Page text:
Atari was founded in 1972 and soon became very successful. The pinnacle of its success was the launch of the Atari 2600 gaming console, boosted by now classic games, such as "Pac Man","Space Invaders" and "Missile Command", among others. But the company soon made one misstep after another. Why? It basically rode on the wings of its popularity and produced lackluster products.

First on the list was a game called "E.T.:The Extra Terrestrial". Atari hoped that the success of the movie and its own reputation would help sell the game. Unfortunately, it didn't live up to the hype - It was one of the biggest commercial video game failures in history (and players at the time called it the worst game ever).

Atari also floundered when it came to getting new consoles out to the market, and infamously released two very lackluster consoles - the Atari 5200 and Atari 7800. This misstep was magnified by some stiff competition from Sega and Nintendo.

Although Atari never regained its former position at the head of the video game industry, it's still alive today and is owned by Atari Interactive, a wholly owned subsidiary of the French publisher Atari, SA .

The Lesson: Treat success not just as a one-time event but as a process. In the fast-changing tech world, a company is only as good as its last product.

Apple: Step Away from Your Comfort Zone

In 1996, it seemed that Apple was on the way out. Without a marketing plan or a good leader at the helm, all the company had were expensive computers that failed to perform as well as their less-pricey competition.

Today, however, Apple is one of the highest valued companies in the world.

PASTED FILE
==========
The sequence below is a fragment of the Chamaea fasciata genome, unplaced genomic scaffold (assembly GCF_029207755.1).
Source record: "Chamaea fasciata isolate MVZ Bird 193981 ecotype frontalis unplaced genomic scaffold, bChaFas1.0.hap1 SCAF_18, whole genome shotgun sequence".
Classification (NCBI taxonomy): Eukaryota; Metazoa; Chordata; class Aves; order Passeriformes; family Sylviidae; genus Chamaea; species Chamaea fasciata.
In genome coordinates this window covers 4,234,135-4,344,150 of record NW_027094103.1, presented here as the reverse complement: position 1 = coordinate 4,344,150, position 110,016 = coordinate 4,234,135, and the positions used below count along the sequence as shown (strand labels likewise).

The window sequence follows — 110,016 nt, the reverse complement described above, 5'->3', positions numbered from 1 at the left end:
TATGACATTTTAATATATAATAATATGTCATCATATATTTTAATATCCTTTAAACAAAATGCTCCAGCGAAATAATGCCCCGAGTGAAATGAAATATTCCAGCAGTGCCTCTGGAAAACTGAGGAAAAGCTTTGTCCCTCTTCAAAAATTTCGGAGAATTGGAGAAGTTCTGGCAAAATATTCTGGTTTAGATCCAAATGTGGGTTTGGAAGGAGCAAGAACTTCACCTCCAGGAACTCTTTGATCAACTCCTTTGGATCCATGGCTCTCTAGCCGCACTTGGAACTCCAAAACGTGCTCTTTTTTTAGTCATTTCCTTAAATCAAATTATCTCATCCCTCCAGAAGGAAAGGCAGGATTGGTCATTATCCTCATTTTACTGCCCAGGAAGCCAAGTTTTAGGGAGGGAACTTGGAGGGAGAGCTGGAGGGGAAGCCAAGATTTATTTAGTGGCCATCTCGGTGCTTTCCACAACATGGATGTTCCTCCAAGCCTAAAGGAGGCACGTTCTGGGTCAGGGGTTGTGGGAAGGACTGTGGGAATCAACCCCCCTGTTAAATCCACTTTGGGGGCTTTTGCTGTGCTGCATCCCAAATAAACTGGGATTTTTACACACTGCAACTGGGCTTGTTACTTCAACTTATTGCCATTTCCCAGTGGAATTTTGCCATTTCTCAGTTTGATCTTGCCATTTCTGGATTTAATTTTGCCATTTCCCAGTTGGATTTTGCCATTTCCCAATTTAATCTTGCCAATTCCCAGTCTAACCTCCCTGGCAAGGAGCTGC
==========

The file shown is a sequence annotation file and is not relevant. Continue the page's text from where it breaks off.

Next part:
What happened?

There are two things that marked the company's turnaround from being an abject failure to becoming one of the world's most successful companies. One was the return of Steve Jobs, its founder, who had unceremoniously resigned in 1985. Jobs led Apple into its return to profitability by employing the same passion he showed during the company's early years.

The other aspect to the company's turnaround was its move into the personal digital device market. While Apple did not abandon making computers, it realized that it couldn't go head-to-head with Microsoft. Instead, it decided to tackle a relatively undeveloped front by stepping into the personal digital devices that eventually made the company famous: iPhone, iPod, iPad.

Take note that this was a risky move for Apple because this was not the company's first non-computer venture; that honor is held by an electric automobile codenamed Gravenstein. Lucky for Apple, this is one groundbreaking idea the world was more than ready to buy into.

Perhaps Steve Jobs' greatest legacy isn't just the technological feat in producing something as popular as Apple's many devices, but how Apple has continued to take risks. Knowing that someone would put an MP3 player on a phone, Apple essentially destroyed its iPod business when it gave the same capabilities to the iPhone. As a result of its ability to stay on the cutting edge, in any given day, more iPhones are sold than babies born.

The Lesson: Take a look at what works and do more of it. Then consider what does not work and look for solutions, even if it means destroying past achievements. (Learn more about Apple in Creating the iWorld: A History of Apple.)

On Failure

We can guarantee that none of these companies reveled in its failure. Yes, they inevitably learned from their mistakes, but unfortunately, there's no way around the fact that the business world presents a treacherous and painful learning curve. The point is, the best companies failed - often many times - and still succeeded at surviving, or even thriving. So take a page from their book and learn not just from their mistakes - but your own as well.